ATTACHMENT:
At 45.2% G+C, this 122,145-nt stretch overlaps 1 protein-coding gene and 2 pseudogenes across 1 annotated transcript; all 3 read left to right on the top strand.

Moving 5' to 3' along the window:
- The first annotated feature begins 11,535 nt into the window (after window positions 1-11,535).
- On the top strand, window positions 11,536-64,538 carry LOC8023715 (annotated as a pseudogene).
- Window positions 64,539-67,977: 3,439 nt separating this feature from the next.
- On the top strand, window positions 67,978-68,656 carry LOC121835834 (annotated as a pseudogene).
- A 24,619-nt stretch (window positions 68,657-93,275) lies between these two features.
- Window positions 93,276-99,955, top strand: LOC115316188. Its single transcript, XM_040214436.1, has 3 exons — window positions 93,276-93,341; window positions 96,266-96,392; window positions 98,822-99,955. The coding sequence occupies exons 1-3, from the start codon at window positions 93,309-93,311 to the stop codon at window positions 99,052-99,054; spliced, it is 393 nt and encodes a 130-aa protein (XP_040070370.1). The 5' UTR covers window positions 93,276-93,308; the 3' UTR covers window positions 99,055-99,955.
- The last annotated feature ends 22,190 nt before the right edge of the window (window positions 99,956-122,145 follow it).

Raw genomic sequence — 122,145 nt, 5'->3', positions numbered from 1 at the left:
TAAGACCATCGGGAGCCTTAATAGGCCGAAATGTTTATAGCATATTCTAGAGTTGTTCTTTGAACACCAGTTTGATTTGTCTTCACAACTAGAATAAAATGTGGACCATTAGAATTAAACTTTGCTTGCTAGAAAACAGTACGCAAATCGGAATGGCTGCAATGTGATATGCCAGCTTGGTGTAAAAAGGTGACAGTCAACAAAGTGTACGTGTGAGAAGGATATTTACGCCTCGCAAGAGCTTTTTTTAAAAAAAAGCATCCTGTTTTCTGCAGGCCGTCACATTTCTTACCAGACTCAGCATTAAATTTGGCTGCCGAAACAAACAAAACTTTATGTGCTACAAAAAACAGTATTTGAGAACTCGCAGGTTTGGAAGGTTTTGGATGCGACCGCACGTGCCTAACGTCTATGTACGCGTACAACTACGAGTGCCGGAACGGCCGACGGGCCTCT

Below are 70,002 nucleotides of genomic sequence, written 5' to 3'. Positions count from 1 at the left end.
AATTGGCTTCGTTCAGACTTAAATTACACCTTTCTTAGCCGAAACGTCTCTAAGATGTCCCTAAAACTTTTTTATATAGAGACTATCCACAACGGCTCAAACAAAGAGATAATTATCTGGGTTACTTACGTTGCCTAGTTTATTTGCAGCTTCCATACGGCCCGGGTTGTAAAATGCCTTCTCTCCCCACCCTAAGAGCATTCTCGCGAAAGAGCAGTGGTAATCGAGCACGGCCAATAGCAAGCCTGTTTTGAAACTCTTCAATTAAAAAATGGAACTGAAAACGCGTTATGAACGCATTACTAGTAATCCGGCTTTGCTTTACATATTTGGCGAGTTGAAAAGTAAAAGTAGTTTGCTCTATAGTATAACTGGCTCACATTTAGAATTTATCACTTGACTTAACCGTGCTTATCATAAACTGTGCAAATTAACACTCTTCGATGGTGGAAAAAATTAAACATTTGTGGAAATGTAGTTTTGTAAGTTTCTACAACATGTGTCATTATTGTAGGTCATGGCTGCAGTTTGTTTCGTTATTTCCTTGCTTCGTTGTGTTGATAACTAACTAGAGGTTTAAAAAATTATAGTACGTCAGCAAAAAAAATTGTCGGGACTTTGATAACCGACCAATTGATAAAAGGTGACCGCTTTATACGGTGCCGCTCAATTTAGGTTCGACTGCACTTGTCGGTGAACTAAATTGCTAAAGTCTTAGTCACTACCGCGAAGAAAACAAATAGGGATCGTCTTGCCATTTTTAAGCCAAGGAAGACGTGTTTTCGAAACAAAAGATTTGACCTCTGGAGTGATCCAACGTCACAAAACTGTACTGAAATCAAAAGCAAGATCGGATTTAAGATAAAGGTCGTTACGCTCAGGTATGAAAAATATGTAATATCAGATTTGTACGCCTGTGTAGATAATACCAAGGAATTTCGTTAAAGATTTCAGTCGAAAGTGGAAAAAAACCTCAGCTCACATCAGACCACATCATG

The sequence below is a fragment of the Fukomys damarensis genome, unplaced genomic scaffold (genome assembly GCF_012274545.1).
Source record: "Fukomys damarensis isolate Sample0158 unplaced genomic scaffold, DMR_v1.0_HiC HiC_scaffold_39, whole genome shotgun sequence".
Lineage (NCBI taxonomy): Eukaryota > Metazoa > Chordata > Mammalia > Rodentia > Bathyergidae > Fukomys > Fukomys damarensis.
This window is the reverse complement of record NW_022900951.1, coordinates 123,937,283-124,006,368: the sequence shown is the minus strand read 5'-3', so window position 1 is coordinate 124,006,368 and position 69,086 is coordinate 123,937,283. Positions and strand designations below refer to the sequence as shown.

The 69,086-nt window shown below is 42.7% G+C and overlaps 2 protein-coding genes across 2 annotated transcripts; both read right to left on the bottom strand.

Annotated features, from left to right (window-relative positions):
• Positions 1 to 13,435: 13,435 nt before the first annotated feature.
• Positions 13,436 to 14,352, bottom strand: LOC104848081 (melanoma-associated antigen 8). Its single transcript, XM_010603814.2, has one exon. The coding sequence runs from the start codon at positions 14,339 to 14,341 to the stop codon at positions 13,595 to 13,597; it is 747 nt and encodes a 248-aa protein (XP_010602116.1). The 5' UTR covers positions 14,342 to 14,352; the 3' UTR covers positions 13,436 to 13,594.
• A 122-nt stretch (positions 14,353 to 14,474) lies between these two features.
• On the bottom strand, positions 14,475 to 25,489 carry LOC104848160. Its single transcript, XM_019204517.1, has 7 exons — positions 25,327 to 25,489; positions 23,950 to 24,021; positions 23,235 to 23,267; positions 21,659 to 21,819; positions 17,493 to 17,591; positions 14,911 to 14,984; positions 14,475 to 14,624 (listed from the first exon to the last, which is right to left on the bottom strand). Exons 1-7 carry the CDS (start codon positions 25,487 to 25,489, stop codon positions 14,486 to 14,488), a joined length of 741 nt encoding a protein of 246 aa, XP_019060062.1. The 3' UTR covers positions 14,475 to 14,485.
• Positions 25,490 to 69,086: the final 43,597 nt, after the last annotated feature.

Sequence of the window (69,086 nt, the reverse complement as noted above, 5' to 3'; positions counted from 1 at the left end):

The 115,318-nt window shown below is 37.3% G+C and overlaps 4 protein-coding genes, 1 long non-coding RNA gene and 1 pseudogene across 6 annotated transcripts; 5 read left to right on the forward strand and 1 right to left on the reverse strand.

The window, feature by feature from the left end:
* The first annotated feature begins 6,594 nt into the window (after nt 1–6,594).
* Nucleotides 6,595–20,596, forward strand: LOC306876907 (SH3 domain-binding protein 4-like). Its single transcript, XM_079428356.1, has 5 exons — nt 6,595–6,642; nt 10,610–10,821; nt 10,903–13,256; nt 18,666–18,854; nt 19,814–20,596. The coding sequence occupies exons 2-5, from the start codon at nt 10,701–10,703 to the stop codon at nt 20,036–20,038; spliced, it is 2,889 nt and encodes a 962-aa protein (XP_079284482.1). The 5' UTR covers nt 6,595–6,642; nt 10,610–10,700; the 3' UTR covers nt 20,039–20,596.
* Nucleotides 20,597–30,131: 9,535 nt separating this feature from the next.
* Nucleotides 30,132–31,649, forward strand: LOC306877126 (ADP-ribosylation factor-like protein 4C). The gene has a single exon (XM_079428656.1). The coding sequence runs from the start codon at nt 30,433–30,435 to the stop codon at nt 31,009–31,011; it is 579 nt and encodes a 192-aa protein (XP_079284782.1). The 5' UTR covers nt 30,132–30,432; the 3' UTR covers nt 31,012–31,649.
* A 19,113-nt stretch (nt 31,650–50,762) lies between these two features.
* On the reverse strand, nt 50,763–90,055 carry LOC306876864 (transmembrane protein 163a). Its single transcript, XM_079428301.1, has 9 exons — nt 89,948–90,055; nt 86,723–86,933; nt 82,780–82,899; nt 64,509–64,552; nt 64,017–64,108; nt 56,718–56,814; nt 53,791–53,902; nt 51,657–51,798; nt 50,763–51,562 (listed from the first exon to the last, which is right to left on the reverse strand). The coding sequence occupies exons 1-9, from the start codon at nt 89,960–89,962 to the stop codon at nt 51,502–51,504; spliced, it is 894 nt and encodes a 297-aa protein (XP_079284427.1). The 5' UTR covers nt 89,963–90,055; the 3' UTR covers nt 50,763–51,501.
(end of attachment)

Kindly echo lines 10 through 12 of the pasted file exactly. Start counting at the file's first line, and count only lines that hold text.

Raw genomic sequence — 122,145 nt, 5'->3', positions numbered from 1 at the left:
TAAGACCATCGGGAGCCTTAATAGGCCGAAATGTTTATAGCATATTCTAGAGTTGTTCTTTGAACACCAGTTTGATTTGTCTTCACAACTAGAATAAAATGTGGACCATTAGAATTAAACTTTGCTTGCTAGAAAACAGTACGCAAATCGGAATGGCTGCAATGTGATATGCCAGCTTGGTGTAAAAAGGTGACAGTCAACAAAGTGTACGTGTGAGAAGGATATTTACGCCTCGCAAGAGCTTTTTTTAAAAAAAAGCATCCTGTTTTCTGCAGGCCGTCACATTTCTTACCAGACTCAGCATTAAATTTGGCTGCCGAAACAAACAAAACTTTATGTGCTACAAAAAACAGTATTTGAGAACTCGCAGGTTTGGAAGGTTTTGGATGCGACCGCACGTGCCTAACGTCTATGTACGCGTACAACTACGAGTGCCGGAACGGCCGACGGGCCTCT

Below are 70,002 nucleotides of genomic sequence, written 5' to 3'. Positions count from 1 at the left end.